Fourth, low-intensity cyber attacks initiated by states do not constitute "cyber crime." International criminal law applies only to individual actors, not states, and scant international criminal law is directly applicable to low-intensity cyber attacks. (66) Nonetheless, state-sponsored cyber attacks typically remain "more advanced and dangerous" than routine cyber crimes carried out by non-state hackers. (67) For this reason, Facebook and Google notify users when they believe accounts have been targeted or compromised by an attacker suspected of "working on behalf of a nation-state," (68) as opposed to mere individuals.

Recognizing that low-intensity state-sponsored cyber attacks fall beyond the bounds of traditional international law, some scholars have recently at tempted--albeit with limited success--to apply broader customary international law principles to the low-intensity cyber arena. After all, within the doctrine of state responsibility, state action is wrongful when the conduct is "attributable to the State under international law" and "[constitutes a breach of an international obligation of the State." (69) Finding a source of such breached obligations would not only deem low-intensity cyber attacks wrongful, but would also entitle injured states to seek cessation of the offense, reparation, assurances of non-repetition, and perhaps even countermeasures if the offense continues. (70) These approaches, however, have struggled to proscribe low-intensity attacks as well.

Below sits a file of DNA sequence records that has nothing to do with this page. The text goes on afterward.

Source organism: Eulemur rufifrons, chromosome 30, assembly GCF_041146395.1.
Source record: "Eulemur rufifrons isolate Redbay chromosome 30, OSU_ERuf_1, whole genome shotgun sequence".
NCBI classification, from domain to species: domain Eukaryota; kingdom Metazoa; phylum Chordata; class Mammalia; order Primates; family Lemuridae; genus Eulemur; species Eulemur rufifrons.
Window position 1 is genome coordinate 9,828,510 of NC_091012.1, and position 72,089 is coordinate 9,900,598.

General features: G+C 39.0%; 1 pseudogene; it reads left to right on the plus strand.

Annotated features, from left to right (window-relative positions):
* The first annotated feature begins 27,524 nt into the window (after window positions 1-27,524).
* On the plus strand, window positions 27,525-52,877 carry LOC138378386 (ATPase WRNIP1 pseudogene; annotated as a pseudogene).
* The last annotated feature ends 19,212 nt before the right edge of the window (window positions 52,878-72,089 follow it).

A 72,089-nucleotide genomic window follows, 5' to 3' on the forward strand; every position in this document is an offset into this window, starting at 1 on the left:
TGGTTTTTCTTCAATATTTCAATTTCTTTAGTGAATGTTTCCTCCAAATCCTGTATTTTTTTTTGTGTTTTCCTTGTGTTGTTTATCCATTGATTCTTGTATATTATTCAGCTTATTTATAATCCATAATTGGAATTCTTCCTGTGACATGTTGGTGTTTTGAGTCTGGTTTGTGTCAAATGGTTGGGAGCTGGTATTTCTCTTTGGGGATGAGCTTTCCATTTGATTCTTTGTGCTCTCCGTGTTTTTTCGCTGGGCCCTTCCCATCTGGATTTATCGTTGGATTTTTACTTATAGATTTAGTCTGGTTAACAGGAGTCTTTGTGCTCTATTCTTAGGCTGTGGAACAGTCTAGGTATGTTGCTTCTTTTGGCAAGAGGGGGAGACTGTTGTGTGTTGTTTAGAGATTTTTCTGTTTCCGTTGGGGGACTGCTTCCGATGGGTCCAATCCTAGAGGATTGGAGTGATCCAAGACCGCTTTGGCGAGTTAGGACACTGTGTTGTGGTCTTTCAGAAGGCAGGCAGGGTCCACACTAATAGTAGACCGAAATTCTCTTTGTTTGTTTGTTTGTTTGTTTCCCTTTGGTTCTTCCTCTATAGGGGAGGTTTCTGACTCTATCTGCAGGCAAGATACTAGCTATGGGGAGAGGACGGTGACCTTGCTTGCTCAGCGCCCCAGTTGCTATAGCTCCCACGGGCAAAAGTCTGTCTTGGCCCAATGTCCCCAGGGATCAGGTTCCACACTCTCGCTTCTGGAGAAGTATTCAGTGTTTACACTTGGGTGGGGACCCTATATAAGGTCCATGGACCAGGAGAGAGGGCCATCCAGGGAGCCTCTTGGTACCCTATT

For example, appeals to "sovereignty" (71) and "territorial sovereignty" (72) do not provide a firm legal basis for outlawing low-intensity cyber attacks. "Sovereignty" is difficult to apply in this context in part because some scholars and governments openly regard cyberspace as part of the global commons, (73) in which states cannot maintain or demand absolute control. (74) Additionally, there is no definitive understanding of how far a state's "territory" extends in cyberspace. Even if there were, the obligation to respect state sovereignty may merely be co-extensive with the prohibition on intervention, given that nonintervention is a direct corollary of state sovereignty. (75)